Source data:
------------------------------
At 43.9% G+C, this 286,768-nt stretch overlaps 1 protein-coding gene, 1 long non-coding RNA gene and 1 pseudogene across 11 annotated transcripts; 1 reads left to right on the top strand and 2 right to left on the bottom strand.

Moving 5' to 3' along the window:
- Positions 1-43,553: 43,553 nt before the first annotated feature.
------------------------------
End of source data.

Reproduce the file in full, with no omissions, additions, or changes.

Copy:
At 43.9% G+C, this 286,768-nt stretch overlaps 1 protein-coding gene, 1 long non-coding RNA gene and 1 pseudogene across 11 annotated transcripts; 1 reads left to right on the top strand and 2 right to left on the bottom strand.

Moving 5' to 3' along the window:
- Positions 1-43,553: 43,553 nt before the first annotated feature.